Despite the nearly universal fascination with money, almost nobody wants to read a state budget story. So all but the wonkiest of policy wonks had better stop now.
This budget story is about the Colorado Department of Natural Resources, an agency whose roughly $200 million budget represents only about 1.13 percent of the state’s $17.8 billion overall.But DNR has several functions that are extremely important in both economic and environmental terms. About 55 percent of the agency’s budget deals with wildlife and parks, ten percent with oil, gas and minerals, and 15 percent with water resources. The remainder is mostly costs associated with the executive directors’ office, health care and the like.
Since 2005, DNR requested $183.2 million for the 2007-08 fiscal year, and increase of just under 13 percent from 2005-2006, and up about 3 percent from last year.
The largest single item in DNR’s budget is the Division of Wildlife. $80.8 million for this coming year, if staff recommendations are approved, it makes up about 40 percent of all spending. But while DOW is large, it’s proportion of the DNR budget is shrinking.
The part that’s growing is the Oil and Gas Conservation Commission, which went from about $4 million in 2005-06 to nearly $8 million this year. The increase reflects the increased activity for oil and gas in the state. It also includes $1.5 million a year for emergency response and $500,000 for environmental protection and mitigation studies.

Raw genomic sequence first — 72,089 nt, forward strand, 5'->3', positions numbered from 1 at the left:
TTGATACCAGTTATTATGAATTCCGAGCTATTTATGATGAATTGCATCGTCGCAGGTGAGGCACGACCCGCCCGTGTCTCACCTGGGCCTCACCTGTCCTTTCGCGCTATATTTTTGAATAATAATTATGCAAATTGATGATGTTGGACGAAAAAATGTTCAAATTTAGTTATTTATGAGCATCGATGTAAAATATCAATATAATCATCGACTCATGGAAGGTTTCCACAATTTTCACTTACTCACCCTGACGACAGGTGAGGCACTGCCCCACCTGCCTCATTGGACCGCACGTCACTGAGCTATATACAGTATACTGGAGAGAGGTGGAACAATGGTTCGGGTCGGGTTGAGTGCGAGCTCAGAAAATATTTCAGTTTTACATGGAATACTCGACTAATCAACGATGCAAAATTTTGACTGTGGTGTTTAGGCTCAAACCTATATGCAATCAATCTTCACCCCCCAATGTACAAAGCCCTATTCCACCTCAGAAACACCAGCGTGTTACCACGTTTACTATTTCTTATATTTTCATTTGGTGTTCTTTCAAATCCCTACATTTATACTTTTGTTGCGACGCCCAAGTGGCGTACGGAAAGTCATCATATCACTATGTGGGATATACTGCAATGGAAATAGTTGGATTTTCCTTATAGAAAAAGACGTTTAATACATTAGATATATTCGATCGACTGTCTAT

According to the Joint Budget Committee working document, “Oil and gas industry growth in Colorado is driving increased workload for the Oil and Gas Conservation Commission and increased revenue for the State from severance tax.” The Division requested nearly $600,000 in funds and four new employees to address the workload. The staff recommended approval of this amount.
DNR apparently believes that the long-delayed promise of oil shale is about to be realized. Scattered through the budget in several different line items is nearly $1 million of oil shale-related funding. The money includes about $128,000 for legal fees, nearly $400,000 for Geological Survey positions and more than $200,000 for the Division of mining, reclamation and safety, all to put the state on a solid footing when (and if) the promise of shale oil is finally realized.
We’ve prepared a spreadsheet from the JBC staff documents covering all of the DNR budget. Send an email to email@example.com if you’d like a copy to juggle the numbers yourself.